The Tiguan scores well here. It’s got six airbags to begin with, ISOFIX mountings in the second row for your child seat, keyless entry with immobilizer, seat belt indicators, adaptive cruise control that dynamically monitors the car in front and adjusts speed accordingly, auto braking and collision avoidance, pedestrian monitoring, blind spot alert in the door mirrors, lane keeping assist, lane departure warning, traffic jam assist, child locks in the rear doors and a driver fatigue alert system. Truly a comprehensive suite of safety gizmos!


Fuel Economy & Price 

The Tiguan is rated to do between 8 and 10 km/l in the city depending on traffic conditions and with smooth, conscious driving. If you tap into the engine’s power reserves more frequently and spend your time stuck in stop-go traffic where it is more stop than go, expect to see those figures tumble. Of course outstation and highway will net you better figures, possibly in the 15+ km/l range. The larger 1.4L engine also means that it will be less stressed under load than the smaller 1.0L engines.

Price? Under the permit scheme this car was priced at just under 11 million. That’s a whole lot of car for the money. Without a permit, the price is closer to 15 million which places it in an interesting segment, where you can get some tasty cars from rival German manufacturers, but of a smaller size and lesser practicality and family features (and no seven seats of course).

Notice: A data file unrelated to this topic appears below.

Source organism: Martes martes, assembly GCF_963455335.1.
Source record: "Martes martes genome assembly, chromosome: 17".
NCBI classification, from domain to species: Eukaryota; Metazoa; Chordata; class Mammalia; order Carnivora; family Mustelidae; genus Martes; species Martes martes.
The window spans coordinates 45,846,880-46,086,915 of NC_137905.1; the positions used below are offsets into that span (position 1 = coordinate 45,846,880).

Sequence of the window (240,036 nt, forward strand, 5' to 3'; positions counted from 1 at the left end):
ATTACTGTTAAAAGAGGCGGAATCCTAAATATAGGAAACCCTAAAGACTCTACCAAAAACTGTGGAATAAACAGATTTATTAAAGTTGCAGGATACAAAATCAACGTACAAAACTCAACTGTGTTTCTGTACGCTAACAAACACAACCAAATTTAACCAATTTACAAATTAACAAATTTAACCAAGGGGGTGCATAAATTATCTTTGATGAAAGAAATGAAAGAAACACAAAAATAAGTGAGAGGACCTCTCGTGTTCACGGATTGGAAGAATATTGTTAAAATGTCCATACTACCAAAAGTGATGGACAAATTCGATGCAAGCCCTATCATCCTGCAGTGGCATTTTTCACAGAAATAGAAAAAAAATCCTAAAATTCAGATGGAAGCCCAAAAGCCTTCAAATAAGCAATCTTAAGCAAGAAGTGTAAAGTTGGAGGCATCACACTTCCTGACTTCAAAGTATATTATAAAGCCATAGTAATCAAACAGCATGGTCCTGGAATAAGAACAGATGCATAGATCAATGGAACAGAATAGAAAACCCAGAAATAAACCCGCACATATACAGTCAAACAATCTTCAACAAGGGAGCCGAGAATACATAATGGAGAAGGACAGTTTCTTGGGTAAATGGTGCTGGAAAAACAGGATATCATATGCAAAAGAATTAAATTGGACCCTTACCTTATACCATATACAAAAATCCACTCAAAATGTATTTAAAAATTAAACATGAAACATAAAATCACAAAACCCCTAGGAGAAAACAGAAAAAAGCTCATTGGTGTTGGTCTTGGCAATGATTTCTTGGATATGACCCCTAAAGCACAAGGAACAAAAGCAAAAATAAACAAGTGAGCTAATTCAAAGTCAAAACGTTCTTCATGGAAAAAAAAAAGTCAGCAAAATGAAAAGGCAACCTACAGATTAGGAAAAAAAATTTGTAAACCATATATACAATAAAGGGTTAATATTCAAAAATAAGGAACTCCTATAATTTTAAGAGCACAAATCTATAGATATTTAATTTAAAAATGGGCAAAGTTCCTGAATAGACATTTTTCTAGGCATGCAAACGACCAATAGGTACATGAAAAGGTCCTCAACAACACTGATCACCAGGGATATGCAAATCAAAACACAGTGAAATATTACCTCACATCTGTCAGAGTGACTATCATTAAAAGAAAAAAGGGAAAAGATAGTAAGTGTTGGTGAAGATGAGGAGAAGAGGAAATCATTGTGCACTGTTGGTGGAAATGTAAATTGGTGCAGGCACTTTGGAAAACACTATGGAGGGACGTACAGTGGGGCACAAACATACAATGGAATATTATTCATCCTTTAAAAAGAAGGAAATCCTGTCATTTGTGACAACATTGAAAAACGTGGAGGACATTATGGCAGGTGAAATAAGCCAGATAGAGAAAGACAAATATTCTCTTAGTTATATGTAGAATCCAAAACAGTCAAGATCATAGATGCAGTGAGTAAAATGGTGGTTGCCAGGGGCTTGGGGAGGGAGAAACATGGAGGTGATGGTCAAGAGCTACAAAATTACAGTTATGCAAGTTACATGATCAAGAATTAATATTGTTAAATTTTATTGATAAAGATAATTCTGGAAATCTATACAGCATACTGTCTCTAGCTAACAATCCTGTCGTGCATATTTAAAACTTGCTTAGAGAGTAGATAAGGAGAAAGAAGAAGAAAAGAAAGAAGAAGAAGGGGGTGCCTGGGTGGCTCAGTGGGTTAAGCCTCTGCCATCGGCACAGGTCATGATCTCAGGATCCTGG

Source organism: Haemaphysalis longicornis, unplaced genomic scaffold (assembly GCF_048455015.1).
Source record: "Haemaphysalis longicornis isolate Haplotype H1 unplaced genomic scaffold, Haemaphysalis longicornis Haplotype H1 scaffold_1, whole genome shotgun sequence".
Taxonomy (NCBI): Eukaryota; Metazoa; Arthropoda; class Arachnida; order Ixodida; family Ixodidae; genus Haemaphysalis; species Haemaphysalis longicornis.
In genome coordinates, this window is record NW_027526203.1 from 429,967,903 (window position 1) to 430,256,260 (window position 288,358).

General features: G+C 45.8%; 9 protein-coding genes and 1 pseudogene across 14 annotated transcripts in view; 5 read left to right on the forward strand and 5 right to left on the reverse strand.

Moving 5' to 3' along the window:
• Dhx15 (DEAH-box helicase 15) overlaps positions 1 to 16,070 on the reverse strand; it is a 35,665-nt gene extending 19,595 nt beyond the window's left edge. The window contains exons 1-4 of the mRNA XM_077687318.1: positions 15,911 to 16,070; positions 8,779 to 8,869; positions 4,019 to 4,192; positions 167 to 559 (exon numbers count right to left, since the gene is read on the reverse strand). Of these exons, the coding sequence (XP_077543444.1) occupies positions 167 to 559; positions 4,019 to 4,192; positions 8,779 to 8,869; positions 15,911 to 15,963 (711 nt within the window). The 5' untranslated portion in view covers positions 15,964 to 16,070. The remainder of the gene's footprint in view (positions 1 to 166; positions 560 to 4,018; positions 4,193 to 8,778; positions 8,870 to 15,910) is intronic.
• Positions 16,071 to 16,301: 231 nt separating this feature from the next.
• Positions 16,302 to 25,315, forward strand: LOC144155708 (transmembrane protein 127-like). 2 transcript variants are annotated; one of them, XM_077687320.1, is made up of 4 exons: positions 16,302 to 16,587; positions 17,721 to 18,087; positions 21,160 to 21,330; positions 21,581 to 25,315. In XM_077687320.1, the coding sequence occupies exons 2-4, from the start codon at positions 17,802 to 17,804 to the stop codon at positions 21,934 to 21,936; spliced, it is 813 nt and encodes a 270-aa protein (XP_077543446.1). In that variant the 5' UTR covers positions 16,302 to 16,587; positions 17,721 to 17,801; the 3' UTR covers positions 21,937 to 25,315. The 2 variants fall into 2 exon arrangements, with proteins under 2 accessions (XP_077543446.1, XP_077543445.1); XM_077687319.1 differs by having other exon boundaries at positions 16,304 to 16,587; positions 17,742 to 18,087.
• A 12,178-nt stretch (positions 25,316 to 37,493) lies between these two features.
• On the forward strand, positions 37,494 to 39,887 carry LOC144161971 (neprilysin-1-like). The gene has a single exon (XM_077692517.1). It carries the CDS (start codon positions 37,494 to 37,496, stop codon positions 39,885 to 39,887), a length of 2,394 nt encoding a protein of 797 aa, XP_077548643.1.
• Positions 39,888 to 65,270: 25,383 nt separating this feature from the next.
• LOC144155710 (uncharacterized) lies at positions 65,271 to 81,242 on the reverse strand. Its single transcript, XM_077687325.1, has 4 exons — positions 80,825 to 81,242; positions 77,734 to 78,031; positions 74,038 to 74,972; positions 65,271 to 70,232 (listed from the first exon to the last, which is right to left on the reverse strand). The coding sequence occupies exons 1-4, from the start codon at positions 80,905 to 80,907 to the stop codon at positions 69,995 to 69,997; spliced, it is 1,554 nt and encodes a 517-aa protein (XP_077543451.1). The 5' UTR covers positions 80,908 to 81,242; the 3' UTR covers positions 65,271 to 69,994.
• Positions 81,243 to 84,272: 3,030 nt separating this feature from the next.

Final Words 

I feel that the Tiguan is for the savvy family man or woman who needs the extra space and appreciates the practicality that it offers. Most likely it will be driven by the family driver but even if the Nona or Mahatthaya get behind the wheel they will find it nice to drive (once they get used to the dimensions of course – I have seen Sorentos and Rav4s being driven on weekends by the aforementioned Nonas and Mahatthayas and it is apparent from their nervousness that they do not drive more than a couple of times a month)!

In summary, the Tiguan is the wearer of that smart, understated yet well-fitting suit that I mentioned at the top. It will do all that is expected of it in family conveyance duties and more. It will impress those who ride in it and will do so without being shouty. This is not a car to get if your sole purpose to purchase one is to impress the Pereras and Silvas next door. This is a car to get purely for your family. After all, Volkswagen means “People’s Car”.



Tech Specs


1,390cc 4-cylinder


150bhp @ 5,000-6,000rpm

240Nm @ 1,500-3,500rpm



Six speed DSG




Front: MacPherson

Rear: Multilink



Front – Disc

Rear – Disc



Wheels & Tyres

235/55 R18 all round



0-100km/h in 9.5s

Top speed 200km/h

*Manufacturer claims



Length: 4,701mm

Width: 1,839mm

Height: 1,674mm

Kerb Weight: 1,570kg

Fuel Tank: 58L

Boot Space: 700-1775L